Kawhi vs Blazers Game 5

What’s in a name? Kawhi By Any Other Would Dunk Just as Sweet

What’s in a name? In just three short years, San Antonio Spurs forward Kawhi Leonard has carried many titles, which suits his versatility. He’s been called a role player, an x-factor, and the future face of the franchise, all of which he’s worn well.

But on a night the basketball world contemplated what to dub Leonard, it was the long ago words of head coach Gregg Popovich that proved to be the most apt descriptor.

“The best thing about Kawhi is he’s a sponge,” Popovich said at the beginning of the season, repeating the same adjective he’s used for Leonard since his rookie year. “He collects information, he wants to be coached, he wants to be great, all the traits that great players have.”

So far as nicknames go, “The Sponge” rates somewhere ahead of Shaquille O’Neal’s half-baked “Sugar K” moniker, and just below the number of aliases paying tribute to Leonard’s oversized hands. But what Popovich lacks in marketing panache, he makes up for in his succinctness.

Leonard came to the Spurs a slate almost as blank as his expressionless face, but has rapidly absorbed everything arguable the NBA’s best player development staff has thrown his way, to the point that Popovich remarked he’s exhausted them. It’s the one common thread between all great players, and in the Spurs 104-82 series-clinching victory over the Portland Trail Blazers, Kawhi showcased a few more traits he has in common with legends past.

Early in the first quarter of that game, Leonard caught the ball near the three-point line and turned his back to an overzealous Nicolas Batum, getting his defender to brace for contact so he could spin off it with an explosive display of centrifugal force. Leonard missed the layup against the second line of defense, but that’s hardly the point.

The setup, the footwork, and the burst off the spin are all echoes of the tight baseline spin Tim Duncan used to befuddle defenders in his prime.Happy Face

Showing newfound aggressiveness, Leonard rebounded above his position like Shawn Marion in his Phoenix Suns days, pushed the fast break in Tony Parker’s absence, and like Manu Ginobili, somehow found daylight through a thicket of Trail Blazers’ arms under the rim to create passing lanes to Boris Diaw and Tim Duncan. Every aspect of his game was on display.

Closing out on a Batum three-pointer, Leonard recalled shades of Scottie Pippen, plucking a pocket pass mid-bounce, racing the length of the floor to split two defenders before finishing with a signature Michael Jordan dunk.

“Whenever he just plays freely and takes what comes—catch and shoot it, catch it and drive it, don’t think about it, don’t try to make a great play, just play the game—then you get a game out of him like this,” Popovich said of Leonard’s 22-point, seven rebound, five steal performance. “It’s becoming more and more this kind of game than the defer kind of game.”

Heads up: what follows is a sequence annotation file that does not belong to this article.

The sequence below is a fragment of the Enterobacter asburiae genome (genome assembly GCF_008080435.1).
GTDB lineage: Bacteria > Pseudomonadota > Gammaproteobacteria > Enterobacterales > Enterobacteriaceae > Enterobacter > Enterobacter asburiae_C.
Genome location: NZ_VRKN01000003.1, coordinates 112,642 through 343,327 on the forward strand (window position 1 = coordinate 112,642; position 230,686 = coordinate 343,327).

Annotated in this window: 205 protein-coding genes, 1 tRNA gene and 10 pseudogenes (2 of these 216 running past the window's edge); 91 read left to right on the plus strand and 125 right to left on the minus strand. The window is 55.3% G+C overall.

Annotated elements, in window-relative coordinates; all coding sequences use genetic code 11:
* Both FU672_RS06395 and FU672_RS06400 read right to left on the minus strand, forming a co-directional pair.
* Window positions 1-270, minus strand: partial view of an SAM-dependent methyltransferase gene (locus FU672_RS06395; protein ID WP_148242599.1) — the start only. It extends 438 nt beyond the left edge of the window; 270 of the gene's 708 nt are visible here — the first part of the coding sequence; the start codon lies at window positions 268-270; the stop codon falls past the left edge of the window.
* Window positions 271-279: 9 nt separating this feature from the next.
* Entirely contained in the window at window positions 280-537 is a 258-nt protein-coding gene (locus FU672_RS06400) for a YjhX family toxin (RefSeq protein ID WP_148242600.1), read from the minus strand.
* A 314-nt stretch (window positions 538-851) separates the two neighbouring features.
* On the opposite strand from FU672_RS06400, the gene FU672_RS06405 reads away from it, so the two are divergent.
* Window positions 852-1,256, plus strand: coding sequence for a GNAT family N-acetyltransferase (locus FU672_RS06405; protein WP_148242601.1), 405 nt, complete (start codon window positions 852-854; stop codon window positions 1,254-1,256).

Two years ago, Leonard ceded minutes to Stephen Jackson and shots to everyone else against the Oklahoma City Thunder. Now in the midst of his third playoff run, Kawhi has never known a year where the San Antonio Spurs didn’t reach the Western Conference Finals. If he’s going to make a second consecutive NBA Finals appearance, he’s going to have to show how much information he’s absorbed since his 2012 series against Kevin Durant.

The cornrows and stoic expression are the same, but Leonard truly finds himself a different player. No longer confined to the corners, Leonard doesn’t hesitate to call his own number when he sees a matchup he favors.

His toolbox is still mostly limited to a few simple moves—a jab step to free his jumper from the mid post, a crossover to create space for a pull-up jumper, and a drop step to get to a floater over smaller defenders—but he’s become exponentially better at using each of them.

Right now, his opportunities still arise mostly in transition, where less than a handful of players are as adept at creating offense from defense as quickly as Leonard. But in the half court Leonard has shown a burgeoning post game operating from the same go-to spots Tim Duncan used in his prime.

When Duncan leaves, and the real estate he occupies on the court becomes more readily accessible to Leonard, Popovich (or whoever might be coaching the Spurs at the time) can reach back to the archives and dust off some of the “Four Down” plays that once formed the foundations of the Spurs motion offense. But for now, the Spurs are still trying to figure out what to make of their young prodigy while he continues to learn who he is as a player and how to assert himself in lineups occupied by three future Hall of Famers.

“He knows what he wants to attack and how he wants to attack,” Duncan said. “We at times don’t know when that is, but we’re figuring it out. You’ve got to let him loose and let him do what he has to do.”

Three years in, it’s still hard to get a read on Leonard. His disposition isn’t sweet enough to be “Sugar K”, his game a tad too unrefined to be lauded as “Fundamental” or “Truth”, and his role too malleable to define. For now, the Spurs don’t care, and perhaps never will.

What’s in a name? That which we call Kawhi by any other name would dunk just as sweet.